How data breaches are discovered

Breaches should be detected internally, but this isn't always the case

by Charles Cooper

While the laws dealing with cybersecurity notifications vary by state, there’s general agreement among organizations that they ought to notify consumers, regulators and others as soon as they discover a breach.

But what happens when those other stakeholders are the ones who notify you with the first news of the breach?

In December 2016, Yahoo disclosed that a 2013 hack had compromised more than 1 billion accounts. The incident was noteworthy in part because Yahoo’s original tip came from law enforcement, which provided data files that the company analyzed to reach its conclusions.

This is part of a bigger trend that has become apparent about breaches. Since 2005, in fact, discovery by law enforcement and third parties has been on a consistent upward trend.

Surveys indicate that a majority of data breach victims either don’t have adequate systems or managed security services that would help them self-detect data breaches. That is a harbinger of trouble considering how many organizations are connecting to networks that include partners, customers and suppliers.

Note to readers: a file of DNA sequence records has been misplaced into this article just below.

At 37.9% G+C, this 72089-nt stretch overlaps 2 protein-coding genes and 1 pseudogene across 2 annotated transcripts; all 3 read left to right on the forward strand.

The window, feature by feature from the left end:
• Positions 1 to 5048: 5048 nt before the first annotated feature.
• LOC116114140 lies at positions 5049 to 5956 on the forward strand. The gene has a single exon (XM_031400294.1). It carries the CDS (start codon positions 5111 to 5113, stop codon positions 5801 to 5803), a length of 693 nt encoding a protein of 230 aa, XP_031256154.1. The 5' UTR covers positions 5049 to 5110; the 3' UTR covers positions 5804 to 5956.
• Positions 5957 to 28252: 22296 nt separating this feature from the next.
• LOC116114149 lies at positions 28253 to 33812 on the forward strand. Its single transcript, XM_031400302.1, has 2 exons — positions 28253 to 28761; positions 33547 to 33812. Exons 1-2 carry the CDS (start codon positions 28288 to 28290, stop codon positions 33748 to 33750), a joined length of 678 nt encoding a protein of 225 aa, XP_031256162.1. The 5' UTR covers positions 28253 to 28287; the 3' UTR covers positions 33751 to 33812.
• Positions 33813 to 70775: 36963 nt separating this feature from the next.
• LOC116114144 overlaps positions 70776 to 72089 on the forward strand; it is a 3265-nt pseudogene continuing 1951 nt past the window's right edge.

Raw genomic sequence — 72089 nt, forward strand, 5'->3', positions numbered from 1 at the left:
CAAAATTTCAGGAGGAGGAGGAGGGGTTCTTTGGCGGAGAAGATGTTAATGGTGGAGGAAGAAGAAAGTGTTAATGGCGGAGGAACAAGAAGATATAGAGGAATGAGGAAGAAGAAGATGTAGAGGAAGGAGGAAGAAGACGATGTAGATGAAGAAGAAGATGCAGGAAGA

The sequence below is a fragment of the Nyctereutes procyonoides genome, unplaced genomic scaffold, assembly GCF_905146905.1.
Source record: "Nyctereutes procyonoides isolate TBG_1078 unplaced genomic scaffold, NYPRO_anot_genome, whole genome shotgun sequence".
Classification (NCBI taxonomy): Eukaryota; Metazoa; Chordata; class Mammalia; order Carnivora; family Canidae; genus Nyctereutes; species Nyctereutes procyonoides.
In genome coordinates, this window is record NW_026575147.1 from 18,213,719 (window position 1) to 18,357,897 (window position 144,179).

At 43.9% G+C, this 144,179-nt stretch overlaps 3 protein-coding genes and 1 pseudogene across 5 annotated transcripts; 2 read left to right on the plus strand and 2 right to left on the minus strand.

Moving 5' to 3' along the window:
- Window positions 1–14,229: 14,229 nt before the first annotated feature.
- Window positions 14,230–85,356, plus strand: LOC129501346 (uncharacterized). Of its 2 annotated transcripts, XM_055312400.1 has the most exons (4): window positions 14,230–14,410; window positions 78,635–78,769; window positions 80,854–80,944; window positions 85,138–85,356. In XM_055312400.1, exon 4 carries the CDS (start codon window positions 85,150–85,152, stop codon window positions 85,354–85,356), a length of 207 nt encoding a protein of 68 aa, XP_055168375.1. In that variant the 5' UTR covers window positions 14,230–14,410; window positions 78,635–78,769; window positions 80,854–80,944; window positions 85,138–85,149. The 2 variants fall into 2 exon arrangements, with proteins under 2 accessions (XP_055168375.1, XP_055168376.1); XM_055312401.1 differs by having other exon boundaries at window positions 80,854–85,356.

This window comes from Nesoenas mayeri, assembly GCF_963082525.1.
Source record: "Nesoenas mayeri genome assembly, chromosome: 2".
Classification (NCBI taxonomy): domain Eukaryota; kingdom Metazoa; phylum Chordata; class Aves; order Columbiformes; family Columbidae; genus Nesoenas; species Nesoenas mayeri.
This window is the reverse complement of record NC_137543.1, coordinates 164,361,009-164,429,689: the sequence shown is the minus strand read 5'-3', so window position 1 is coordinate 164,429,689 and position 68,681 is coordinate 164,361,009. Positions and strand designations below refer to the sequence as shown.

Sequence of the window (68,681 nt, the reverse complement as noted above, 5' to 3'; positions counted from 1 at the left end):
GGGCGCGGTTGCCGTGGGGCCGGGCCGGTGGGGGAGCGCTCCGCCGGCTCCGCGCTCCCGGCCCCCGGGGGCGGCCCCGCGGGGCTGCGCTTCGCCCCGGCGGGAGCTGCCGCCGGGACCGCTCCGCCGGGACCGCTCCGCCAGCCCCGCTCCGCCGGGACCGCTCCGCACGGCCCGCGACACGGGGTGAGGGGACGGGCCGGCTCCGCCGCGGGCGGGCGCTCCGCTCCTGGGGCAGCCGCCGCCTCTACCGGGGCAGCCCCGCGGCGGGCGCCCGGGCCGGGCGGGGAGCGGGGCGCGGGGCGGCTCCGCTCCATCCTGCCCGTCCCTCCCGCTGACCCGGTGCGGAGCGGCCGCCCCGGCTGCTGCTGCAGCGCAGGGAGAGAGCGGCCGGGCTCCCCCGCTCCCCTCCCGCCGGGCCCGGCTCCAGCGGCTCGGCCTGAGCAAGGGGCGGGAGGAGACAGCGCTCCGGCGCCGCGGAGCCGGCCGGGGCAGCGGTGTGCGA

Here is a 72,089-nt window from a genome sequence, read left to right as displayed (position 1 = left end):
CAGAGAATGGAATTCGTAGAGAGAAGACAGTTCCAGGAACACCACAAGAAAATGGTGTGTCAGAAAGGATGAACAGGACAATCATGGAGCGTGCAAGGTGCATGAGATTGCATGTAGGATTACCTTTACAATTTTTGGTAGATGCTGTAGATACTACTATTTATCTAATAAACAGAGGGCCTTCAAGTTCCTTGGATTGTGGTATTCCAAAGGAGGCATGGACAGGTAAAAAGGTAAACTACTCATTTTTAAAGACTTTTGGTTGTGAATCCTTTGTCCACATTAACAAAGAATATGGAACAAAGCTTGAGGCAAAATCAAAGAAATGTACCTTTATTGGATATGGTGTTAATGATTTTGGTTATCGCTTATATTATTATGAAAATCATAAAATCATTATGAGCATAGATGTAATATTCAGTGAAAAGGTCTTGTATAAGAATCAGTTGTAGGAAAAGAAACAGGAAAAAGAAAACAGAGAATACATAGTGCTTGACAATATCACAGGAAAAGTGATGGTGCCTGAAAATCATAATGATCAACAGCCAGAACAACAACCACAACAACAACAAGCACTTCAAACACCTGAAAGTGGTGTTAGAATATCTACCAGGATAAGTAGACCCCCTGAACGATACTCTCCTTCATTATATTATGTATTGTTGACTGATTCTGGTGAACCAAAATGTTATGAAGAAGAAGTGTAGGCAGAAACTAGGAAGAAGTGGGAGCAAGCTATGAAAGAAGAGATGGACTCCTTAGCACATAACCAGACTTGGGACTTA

In theory, internal IT systems should be able to detect any breaches, but that’s hardly the case.

AT&T surveyed global executives for one of its Cybersecurity Insights reports about breach notifications and discovered that employees, law enforcement agencies, customers and service providers are frequently the first to detect the problem. Here’s the breakdown:   

  • Employees: 50%   
  • Law enforcement: 25%   
  • Customers: 21%   
  • Service providers: 19%

Avoiding a countdown to the next crisis

Image can make or break corporate reputations, especially when it comes to how well they protect confidential information. The longer it takes an organization to discover a breach, the more time an attacker has to find and exfiltrate the organization’s sensitive data.

When a third party goes public with evidence of a security failing, it’s up to management to mobilize to recapture the narrative and minimize the potential risk of damage to the brand.  

If someone from the outside is calling to notify the organization of a breach, it likely means cyberthieves either have stolen or otherwise compromised confidential data. The answer is to put into practice a honed, nimble incident response plan.

As soon as the breach is confirmed, IT needs to find out both the cause and extent of the damage. At the same time, recovery efforts should involve communications with all the relevant stakeholders, including legal and regulatory bodies.

The organization needs to rapidly reach out to its customers, explain what happened and what they now need to do. They should also be willing to admit culpability if the company was at fault and accept responsibility.

In the end, the potential public reaction to a security incident will hinge on how well management responds to the crisis. If the top echelon can demonstrate that it’s taking effective steps, it can minimize the damage to its company, customers and employees.

For more information on data breaches and cybersecurity, visit the AT&T Cybersecurity Services page.